Despite multiple public health emergencies, sexually transmitted diseases remain on the rise. According to preliminary data from the Centers for Disease Control and Prevention, there were 2.5 million reported cases of chlamydia, gonorrhea, and syphilis in 2021.
Although chlamydia cases have gone down from 1.7 million in 2017 to 1.6 million in 2021, gonorrhea and syphilis have steadily increased during that same time period with syphilis seeing a 26% rise in infections reported last year—its biggest annual increase since 1948.
Add to that an international monkeypox outbreak on top of an ongoing global COVID-19 pandemic and public health officials have their hands full. SImilar to COVID and monkeypox, STDs are disproportionately affecting certain groups.
“While sexually transmitted infections are increasing across many groups, the preliminary 2021 STI data show that some racial and ethnic minority groups, gay and bisexual men, and our nation’s youth continue to be disproportionately impacted by higher rates of STIs—illustrating a failure to provide access to quality sexual healthcare to everyone who needs it,” Dr. Leandro Mena, director of CDC’s Division of STD Prevention, tells Fortune.
Mena points to social and economic conditions, such as poverty, stigma surrounding STDs and STIs, lack of medical insurance, and unstable housing, as reasons that make it more difficult for some populations to stay healthy. He also acknowledges additional factors, such as reductions in STI services at state and local levels; increases in substance abuse, which has been linked to less safe sexual practices; and decreases in condom use can contribute to high levels of infections.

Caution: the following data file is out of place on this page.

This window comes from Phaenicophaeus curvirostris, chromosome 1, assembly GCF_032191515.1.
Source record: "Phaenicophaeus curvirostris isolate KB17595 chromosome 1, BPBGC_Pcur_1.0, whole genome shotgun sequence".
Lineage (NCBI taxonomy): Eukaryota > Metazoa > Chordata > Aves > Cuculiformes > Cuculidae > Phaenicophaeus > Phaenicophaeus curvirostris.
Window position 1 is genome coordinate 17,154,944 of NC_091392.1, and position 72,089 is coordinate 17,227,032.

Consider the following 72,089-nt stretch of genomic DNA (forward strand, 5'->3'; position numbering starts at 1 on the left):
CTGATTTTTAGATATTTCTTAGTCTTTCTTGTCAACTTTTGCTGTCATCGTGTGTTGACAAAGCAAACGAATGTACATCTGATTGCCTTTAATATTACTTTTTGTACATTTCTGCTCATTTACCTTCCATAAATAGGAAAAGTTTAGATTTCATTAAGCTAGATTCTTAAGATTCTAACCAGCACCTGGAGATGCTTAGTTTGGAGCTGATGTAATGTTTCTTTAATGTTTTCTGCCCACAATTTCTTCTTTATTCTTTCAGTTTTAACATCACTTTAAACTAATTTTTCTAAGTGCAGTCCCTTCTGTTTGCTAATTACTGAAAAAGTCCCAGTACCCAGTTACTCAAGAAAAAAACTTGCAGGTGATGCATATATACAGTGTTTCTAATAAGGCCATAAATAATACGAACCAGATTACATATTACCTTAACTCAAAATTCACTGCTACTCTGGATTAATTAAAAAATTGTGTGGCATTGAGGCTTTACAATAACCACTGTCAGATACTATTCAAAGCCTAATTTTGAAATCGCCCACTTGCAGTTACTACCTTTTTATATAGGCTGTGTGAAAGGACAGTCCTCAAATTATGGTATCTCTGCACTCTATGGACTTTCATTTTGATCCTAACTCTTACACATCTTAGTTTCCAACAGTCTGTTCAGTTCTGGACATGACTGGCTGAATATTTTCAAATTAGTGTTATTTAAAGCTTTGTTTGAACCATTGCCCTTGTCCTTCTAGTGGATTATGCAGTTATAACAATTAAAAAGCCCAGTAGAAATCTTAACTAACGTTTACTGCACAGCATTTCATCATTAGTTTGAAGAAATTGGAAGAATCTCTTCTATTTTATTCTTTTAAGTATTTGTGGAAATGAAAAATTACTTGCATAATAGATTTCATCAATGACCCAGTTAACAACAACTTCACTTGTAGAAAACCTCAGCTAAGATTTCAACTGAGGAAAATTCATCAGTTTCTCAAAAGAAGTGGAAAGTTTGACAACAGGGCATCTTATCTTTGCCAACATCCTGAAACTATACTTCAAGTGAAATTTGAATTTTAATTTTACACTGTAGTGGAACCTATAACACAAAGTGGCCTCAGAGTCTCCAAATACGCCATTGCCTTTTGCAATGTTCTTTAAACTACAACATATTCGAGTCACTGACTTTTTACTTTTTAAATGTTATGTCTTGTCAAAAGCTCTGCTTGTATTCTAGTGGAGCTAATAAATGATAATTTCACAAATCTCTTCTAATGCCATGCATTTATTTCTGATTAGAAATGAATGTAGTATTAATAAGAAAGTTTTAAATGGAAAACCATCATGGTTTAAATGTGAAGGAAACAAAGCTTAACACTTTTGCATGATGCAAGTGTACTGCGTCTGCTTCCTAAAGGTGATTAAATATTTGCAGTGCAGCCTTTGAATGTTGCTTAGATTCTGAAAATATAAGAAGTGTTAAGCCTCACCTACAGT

“All people deserve quality sexual healthcare in order to live healthy lives,” he continues. “Turning the STI epidemic around is going to require increasing accountability for controlling STIs to partners beyond CDC and health departments; re-envisioning how we provide STI services to people to better meet them where they are; and innovative solutions to bring STI testing, treatment, and prevention into the 21st century.”
Dr. Liz Kwo, chief medical officer for Everly Health, the parent company of Everlywell, an at-home health testing company, agrees.
“It sounds simple, but it all starts with prevention through education,” she says. “Things like sex education programs, testing and treatment services, preventive technologies, and vaccines are methods that can provide accurate information about prevention, transmission, and symptoms.”
According to Everlywell’s State of Sex survey, which included 1,000 American adults between the ages of 18 and 35, more than one in four adults ages 18-35 reported avoiding getting STI tests because of barriers such as cost and time. Of those respondents, 13% cited finances as a barrier to testing.
“Ensuring access and affordability to convenient and private testing and treatment, including at-home testing and telehealth, is critical to lowering rates,” says Kwo. “Most STIs and STDs are asymptomatic or have nearly undetectable symptoms, so routine screening is necessary to prevent disease development and transmission to additional people.”